I’m on an in-between books week. This happens when I’ve accumulated so many unread magazines that my apartment starts to look like the waiting room at the dentist’s office. It’s time to plow through these suckers.
This week my subway rides have been spent learning the correct way to lunge, please my man, and make a slow cooker enchilada. All valuable skills…I suppose. But when I come home, it’s not the latest issue of Women’s Health that keeps me comfy in bed, it’s this bad boy:
I have a lot of cookbooks. I love cookbooks. It’s really an addiction, and a part of this little resolution of mine to not buy books has a lot to do with this modest problem I have. I say the resolution doesn’t count if other people buy the book for me (it’s my resolution–I get to make the rules), and for my birthday my aunt and uncle bestowed me The Essential New York Times Cookbook.
Seriously, this thing gives me the warm fuzzies. Something has to, right?
It has ‘the best’ recipes The New York Times has to offer since the mid-1800s! These are my favorite recipes, I must say, and I’m sort of dabbling with the idea of throwing a 19th Century themed dinner party.
Milk punch anyone?
What’s really great about this sucker is the stories that go along with it. You sort of get a sense of the time in which these recipes were popular.
Please tell me I’m not the only one who READS cookbooks like novels!
I haven’t broken out the little sticky tabs that don most of my cookbooks, signifying which recipes I want to get down and dirty with. Mainly this has to do with the fact that this is a tome of gargantuan proportions and I already have a few hundred recipes swirling in the pleasure center of my brain.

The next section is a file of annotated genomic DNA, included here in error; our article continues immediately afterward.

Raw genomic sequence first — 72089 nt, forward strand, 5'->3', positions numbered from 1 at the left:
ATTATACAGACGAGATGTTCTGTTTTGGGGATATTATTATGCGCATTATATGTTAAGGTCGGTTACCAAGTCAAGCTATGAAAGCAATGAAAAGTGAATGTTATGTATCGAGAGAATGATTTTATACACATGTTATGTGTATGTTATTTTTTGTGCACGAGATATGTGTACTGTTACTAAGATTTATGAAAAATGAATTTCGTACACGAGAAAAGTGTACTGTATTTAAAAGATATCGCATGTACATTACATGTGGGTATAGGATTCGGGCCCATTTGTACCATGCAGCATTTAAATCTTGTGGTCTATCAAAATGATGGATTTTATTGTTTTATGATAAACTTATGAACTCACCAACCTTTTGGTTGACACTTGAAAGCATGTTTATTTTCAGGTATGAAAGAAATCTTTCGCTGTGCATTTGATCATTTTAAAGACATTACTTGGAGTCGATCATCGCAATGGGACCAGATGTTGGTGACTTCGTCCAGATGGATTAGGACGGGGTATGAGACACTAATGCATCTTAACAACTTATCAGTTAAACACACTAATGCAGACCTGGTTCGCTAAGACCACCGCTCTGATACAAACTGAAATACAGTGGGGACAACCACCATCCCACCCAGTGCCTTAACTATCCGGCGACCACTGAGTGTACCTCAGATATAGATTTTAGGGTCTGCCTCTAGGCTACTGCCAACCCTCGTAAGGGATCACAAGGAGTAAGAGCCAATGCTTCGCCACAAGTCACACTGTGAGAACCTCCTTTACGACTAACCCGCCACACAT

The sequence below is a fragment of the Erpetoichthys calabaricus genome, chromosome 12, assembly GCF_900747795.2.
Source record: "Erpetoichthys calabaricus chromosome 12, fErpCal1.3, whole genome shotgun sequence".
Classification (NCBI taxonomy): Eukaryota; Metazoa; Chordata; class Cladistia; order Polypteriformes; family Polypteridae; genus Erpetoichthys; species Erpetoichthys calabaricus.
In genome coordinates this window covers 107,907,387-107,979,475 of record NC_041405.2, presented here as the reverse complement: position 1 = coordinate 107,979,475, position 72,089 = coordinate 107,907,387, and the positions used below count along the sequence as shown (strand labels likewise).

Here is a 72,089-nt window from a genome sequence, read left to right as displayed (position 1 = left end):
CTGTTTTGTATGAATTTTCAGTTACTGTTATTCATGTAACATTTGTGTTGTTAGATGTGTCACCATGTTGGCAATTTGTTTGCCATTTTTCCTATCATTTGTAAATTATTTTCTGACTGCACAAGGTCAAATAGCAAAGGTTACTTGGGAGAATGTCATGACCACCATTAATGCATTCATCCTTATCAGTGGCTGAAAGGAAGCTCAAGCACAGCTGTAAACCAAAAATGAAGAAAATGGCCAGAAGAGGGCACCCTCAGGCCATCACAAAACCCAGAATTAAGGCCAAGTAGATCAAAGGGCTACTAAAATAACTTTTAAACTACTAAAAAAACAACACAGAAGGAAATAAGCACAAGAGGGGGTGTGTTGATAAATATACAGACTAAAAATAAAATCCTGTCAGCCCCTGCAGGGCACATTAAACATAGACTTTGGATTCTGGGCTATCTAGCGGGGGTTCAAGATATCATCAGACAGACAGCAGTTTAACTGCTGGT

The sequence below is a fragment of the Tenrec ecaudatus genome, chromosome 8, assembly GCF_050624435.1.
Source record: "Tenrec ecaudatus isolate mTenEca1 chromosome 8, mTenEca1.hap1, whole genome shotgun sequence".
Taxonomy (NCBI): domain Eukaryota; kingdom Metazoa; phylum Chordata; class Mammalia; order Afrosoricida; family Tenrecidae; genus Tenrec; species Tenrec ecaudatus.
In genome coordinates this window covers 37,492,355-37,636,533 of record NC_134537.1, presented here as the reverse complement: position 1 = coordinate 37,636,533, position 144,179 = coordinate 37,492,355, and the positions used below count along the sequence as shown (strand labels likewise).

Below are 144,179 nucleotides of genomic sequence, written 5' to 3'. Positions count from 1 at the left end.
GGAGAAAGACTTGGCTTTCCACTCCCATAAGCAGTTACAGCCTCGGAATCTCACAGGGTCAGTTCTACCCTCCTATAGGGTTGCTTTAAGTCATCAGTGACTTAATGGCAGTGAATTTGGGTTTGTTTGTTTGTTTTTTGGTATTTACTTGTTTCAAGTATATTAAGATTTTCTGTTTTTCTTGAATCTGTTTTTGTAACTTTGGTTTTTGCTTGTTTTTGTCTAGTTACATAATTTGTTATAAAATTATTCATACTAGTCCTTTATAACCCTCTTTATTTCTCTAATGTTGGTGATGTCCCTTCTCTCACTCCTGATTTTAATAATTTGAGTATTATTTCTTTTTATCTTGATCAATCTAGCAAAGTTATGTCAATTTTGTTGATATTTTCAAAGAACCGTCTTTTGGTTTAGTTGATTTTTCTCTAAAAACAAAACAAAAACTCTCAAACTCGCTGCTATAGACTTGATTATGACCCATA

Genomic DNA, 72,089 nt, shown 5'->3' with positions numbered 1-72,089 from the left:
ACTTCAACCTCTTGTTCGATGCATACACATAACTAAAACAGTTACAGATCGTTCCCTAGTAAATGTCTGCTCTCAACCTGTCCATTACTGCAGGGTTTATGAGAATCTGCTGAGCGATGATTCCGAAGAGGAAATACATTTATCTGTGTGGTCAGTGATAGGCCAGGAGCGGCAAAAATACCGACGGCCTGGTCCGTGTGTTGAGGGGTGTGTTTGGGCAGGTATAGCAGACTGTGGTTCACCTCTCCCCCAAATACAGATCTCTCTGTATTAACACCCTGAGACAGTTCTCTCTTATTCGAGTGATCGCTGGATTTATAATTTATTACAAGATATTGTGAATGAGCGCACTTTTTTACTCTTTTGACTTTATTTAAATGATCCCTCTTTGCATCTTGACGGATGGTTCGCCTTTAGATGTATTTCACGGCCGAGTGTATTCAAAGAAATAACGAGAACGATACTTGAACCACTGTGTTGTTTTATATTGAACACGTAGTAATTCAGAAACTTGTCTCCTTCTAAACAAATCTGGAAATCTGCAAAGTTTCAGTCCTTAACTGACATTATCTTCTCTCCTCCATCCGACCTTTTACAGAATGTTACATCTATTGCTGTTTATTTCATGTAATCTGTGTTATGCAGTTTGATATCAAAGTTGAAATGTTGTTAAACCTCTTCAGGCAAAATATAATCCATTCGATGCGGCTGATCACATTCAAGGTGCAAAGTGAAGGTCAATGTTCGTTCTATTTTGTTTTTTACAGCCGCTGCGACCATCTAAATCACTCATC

No surprise when I say that ‘Chinese Take Out Style Sesame Noodles’ top that list. I’m not sure why so much of my brain is dedicated to recreating Chinese takeout at home.
For now this book is still pleasure reading. Only time will tell if it becomes a favorite. Those awards currently go to: The King Arthur Flour Baker’s Companion, and Moosewood Restaurant Low-Fat Favorites.
What’s your favorite cookbook?
2-egg omelet with spinach and goat cheese
whole wheat toast
No foam soy latte. Makes days happy.
vegetable barley soup
carrots, cucumber, and hummus
Trouble in the state of kabocha. I could tell when I cut into this squash it was a bit different from my previous kabocha squashes. I baked it up as per usual, and it was way denser than I expected–the baking process just seemed to burn it as opposed to make it softer. The good news: It tasted good, like sweet potatoes (and was the same consistency). The bad news: I was really hoping it would taste like kabocha squash.
baked tofu, brussel sprouts, kabocha-sweet-potato-squash